Senior internal audit executives share experiences and insights from their risk culture audit journeys
MENLO PARK, CA - July 24, 2017 - In the 13th edition of “Internal Auditing Around the World®,” global consulting firm Protiviti offers perspectives on the burgeoning area of auditing companies’ risk culture. Today senior management and boards are looking to internal audit leaders to help the business develop the right approach for, and get the most value from, these types of audits. The internal audit function has a clear opportunity to play a transformative role in responding to the needs of key stakeholders, particularly board members, who want assurance that the organization is aware of and addressing all types of potential risk.
The 15 organizations profiled in the latest installment of the book, subtitled “Navigating the Complexities of Corporate Culture,” represent a cross section of countries and industries and include Abu-Dhabi National Oil Company; Carter’s, Inc.; Deutsche Bank AG; Takeda Pharmaceutical Company Limited and T-Mobile, among others.
“Culture is complex and different within every organization and remains largely abstract,” said Brian Christensen, executive vice president, global internal audit and financial advisory, Protiviti. “However, even though a company’s culture may be abstract, one thing is clear from an internal audit perspective: developing the right approach for auditing an organization’s risk culture takes time and careful planning.”
Through its research, Protiviti learned internal audit leaders are taking great pains to formalize the auditing of company risk culture by creating and applying well-structured methodologies, frameworks and processes. Across the board, executives agree that evaluating – or even resetting – processes for their audit teams can improve risk culture across the overall business enterprise. Popular approaches include incorporating the organization’s guiding principles or core values into their methodology.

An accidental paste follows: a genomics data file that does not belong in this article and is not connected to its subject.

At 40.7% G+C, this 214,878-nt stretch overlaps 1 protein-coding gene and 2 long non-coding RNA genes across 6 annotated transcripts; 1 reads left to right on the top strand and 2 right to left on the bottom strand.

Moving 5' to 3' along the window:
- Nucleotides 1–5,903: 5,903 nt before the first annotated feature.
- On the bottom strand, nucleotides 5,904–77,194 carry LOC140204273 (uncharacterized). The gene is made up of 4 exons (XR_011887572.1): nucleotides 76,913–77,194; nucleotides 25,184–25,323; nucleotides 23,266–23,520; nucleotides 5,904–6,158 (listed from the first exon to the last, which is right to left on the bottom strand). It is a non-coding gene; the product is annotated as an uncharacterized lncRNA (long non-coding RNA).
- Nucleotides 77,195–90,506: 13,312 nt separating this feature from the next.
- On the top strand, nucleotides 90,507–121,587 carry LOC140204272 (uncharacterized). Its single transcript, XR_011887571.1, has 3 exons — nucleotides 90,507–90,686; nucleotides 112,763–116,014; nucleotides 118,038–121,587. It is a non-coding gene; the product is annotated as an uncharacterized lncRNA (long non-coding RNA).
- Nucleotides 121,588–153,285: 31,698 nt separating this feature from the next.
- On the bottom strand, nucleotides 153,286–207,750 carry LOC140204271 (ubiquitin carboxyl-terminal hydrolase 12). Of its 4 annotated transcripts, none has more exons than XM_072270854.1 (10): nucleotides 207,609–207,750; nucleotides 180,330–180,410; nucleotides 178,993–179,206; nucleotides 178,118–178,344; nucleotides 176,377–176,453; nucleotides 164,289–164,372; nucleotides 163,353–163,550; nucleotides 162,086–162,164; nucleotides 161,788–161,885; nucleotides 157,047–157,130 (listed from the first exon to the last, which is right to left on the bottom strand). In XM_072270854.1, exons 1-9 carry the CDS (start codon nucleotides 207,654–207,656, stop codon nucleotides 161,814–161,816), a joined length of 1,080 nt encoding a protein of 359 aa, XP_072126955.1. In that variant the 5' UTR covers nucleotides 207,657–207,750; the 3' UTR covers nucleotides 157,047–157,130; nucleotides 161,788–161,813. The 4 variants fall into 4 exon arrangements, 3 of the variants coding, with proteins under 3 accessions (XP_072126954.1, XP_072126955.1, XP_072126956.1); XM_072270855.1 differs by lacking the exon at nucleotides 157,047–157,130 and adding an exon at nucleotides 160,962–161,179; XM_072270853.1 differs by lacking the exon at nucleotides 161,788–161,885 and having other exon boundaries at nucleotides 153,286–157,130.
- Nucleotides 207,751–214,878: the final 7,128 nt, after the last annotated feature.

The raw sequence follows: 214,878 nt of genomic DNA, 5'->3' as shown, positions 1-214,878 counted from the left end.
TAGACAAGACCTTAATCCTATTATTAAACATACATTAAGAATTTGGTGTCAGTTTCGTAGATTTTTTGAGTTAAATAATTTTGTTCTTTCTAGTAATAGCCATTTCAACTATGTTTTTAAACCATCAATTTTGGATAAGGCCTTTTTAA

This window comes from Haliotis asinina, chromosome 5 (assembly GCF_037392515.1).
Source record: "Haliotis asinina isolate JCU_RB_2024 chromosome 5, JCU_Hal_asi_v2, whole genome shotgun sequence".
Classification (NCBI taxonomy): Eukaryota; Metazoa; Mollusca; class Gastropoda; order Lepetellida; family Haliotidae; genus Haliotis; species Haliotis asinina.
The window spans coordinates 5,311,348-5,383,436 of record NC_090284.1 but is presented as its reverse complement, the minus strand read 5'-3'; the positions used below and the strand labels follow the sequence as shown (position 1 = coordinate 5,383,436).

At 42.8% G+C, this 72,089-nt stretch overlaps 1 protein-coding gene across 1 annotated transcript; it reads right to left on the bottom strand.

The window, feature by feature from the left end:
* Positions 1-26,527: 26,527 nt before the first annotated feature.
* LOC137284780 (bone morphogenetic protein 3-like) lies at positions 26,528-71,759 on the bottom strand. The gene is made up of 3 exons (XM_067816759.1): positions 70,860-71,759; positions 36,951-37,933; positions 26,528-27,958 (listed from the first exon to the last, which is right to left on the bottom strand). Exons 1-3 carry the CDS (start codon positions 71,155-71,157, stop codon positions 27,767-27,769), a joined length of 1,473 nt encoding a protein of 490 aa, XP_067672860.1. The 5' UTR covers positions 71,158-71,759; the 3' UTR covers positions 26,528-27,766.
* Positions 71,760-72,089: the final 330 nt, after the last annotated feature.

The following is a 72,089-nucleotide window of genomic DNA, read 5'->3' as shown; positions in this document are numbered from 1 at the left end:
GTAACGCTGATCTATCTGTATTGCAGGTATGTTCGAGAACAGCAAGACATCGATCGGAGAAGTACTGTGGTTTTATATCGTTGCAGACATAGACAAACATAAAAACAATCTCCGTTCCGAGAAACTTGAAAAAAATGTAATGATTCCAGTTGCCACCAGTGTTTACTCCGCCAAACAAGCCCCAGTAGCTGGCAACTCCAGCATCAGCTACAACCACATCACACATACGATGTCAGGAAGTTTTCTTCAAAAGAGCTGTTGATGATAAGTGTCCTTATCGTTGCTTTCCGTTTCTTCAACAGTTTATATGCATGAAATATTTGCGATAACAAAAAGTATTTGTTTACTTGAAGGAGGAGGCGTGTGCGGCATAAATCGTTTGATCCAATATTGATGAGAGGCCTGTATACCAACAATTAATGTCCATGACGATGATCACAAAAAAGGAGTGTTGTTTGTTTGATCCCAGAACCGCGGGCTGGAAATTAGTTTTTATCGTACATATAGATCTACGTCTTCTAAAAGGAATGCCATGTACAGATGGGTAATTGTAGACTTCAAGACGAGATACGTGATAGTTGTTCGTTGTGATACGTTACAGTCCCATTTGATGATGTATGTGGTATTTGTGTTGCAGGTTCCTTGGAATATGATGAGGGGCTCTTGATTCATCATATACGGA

“Internal audit professionals consistently ask us how they can possibly apply objectivity – a crucial element to being successful at their job – to company culture, which is inherently subjective,” said Christensen. “As the objective eye of the organization, the internal audit function is uniquely qualified to bring a systemic, disciplined approach to a potentially subjective process.”
The 2017 edition of Protiviti’s “Internal Auditing Around the World®” includes the following profiles, among others:
- Eagle Warrior: Aeromexico’s “Atmosphere Project” Connects Company and Culture (Mario Torres Rangel, audit senior vice president, Aeromexico)
Building a Sustainable Risk Culture at Bpifrance SA (Michel Cadelano, inspecteur general, Bpifrance SA)
CDK Global Seizes Opportunity to Build New Culture from Scratch (Katie Shellabarger, vice president and chief audit executive, CDK Global)
Expedia Revolutionizes Global Travel with a Clear Eye on Cultural Accountability (Jeff Davis, vice president of corporate audit services, Expedia)
A ‘Regulatory Backdrop’ for OCC’s Risk Culture Internal Audit (Adi Agrawal, senior vice president and chief business transformation officer, former chief audit executive, OCC)
Fix Yourself First: Tennessee Valley Authority OIG Leads by Example (Richard W. Moore, inspector general, Tennessee Valley Authority OIG)
The new book also includes profiles of Aegon N.V., Insurance Australia Group Limited, and Westpac Banking Group. To download a free copy and view past editions, please click here.